Thursday, February 16, 2012

what no one ever told me about childbirth

We are now home with baby Benjamin.

Overall, as far as labor and delivery goes, the process went well. He joined us at 12:42am Monday Feb 13th. I knew that it would be difficult and painful and uncomfortable. I expected that. However there were a few things that I did not expect and could not believe that no one ever told me!

Now before I go into them, I want to preface it by saying that we were induced, and had a regular delivery otherwise (induced because doctor was going out of town the next week and we wanted him there and it was worth having him there) Also that this little Ben is worth every horrible detail I am about to share:

1. What is meant by "checking your cervix". You know, to see how many centimeters you are dilated. Perhaps this was just an anatomical error on my part, but I guess I thought that they just looked, visually. No, the cervix is up there, and only a hand can check. Think pap smear with a fist. yikes!

2. Once "induced", there is no eating any food. I wish I would have eaten a huge breakfast beforehand! When we were induced, they pump oxytocin in via iv and contractions come, but are very minimal. We were pretty much bored waiting to dilate to 4cm. that took from 9am to 5pm with no food. So then water is broken (at 5pm for us). And you can't eat after that anyway, but with the pain you don't want to. Now, I don't know about you, but I am at my absolute worst when I am hungry, and even Bill was concerned, he knows how I am. So now not only would we eventually be exhausted, eventually in insane amounts of pain, frustrated, etc...but add crazy hungry to that mix. Bad bad and bad. Lesson: eat a big meal before induced.

3. Breaking your water: it doesn't hurt. Its the intensity of the contractions that immediately follow. Now many people told me that the pain intensifies when the water is broken. What I didn't know was the weird process of water coming out. it doesn't just all gush out at once. A lot does, but it continues to gush out with every contraction. So every time you are contracting, the pain increases, but it also feels like you are peeing yourself (and you are sitting in it), Gross. (and you can;t walk around after water is broken in the hospital otherwise you still gush/drip the bloody water all over the place).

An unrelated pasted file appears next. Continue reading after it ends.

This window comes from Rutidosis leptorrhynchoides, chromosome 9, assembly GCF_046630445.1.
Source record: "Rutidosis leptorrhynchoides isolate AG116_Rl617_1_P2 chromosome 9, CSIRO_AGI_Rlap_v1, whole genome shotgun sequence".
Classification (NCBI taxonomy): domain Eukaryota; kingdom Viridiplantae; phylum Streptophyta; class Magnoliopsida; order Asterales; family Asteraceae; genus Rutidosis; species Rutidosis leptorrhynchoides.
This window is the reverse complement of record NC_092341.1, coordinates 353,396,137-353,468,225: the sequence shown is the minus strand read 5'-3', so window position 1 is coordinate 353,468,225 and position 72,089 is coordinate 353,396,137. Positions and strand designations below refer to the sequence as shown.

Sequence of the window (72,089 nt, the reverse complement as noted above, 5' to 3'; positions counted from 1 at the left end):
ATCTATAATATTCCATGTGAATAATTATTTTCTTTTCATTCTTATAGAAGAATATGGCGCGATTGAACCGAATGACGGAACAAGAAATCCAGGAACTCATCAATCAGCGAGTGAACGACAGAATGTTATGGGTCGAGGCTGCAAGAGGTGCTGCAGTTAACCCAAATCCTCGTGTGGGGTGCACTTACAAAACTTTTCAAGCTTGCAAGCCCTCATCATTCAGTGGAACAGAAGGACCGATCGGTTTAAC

4. Labor pains/contractions: I know that I expected labor to hurt. Bad. But nothing prepared me for just how excruciating it would be. I mean excruciating, and I consider myself pretty tough. I wanted to try it aux natural. Then they broke my water. And the pain started to become searing. Eventually I went to "take the edge off drug" which did absolutely nothing, to epidural. Why? Here is my description of full on labor pains: Imagine someone taking a machete, stabbing it into the top of your abdomen and slowly dragging it down to the bottom of your abdomen. This sensation happens about 2-3 times, ever 2 minutes or so.  And perhaps I could have handled it for another hour...maybe...if there was a guarantee that was how long it was going to last. But it could easily go on that way for another 8 hours or more. no thank you.

5. Post labor: No one mentioned what it feels like after labor. I was lucky and only had to push for about 30 minutes and Ben popped out. But for those 30 minutes you are pushing like you are passing a 7lb dump. those exact muscles. When was the last time you worked those muscles even close to that hard?  So the next few days it has that post really hard work out soreness and sitting is literally a pain in the butt.

6. Post labor part deaux: Peeing. Remembering back to how annoying it was to pee every 30 minutes and it only being about a teaspoon full each time, it seems funny. During induction you are pumped full of fluids via IV. That and I think there is a lack of muscle control paired with more fluids still draining...bathroom breaks consist of pitchers-full of fluid. literally. I did not know that my body could hold that much.

And now I hope that you have not just eaten lunch. And that this does not detract anyone from childbirth. It is merely the truths that I wish I would have known ahead of time. Mental preparation. Now you cannot say that no one told you.

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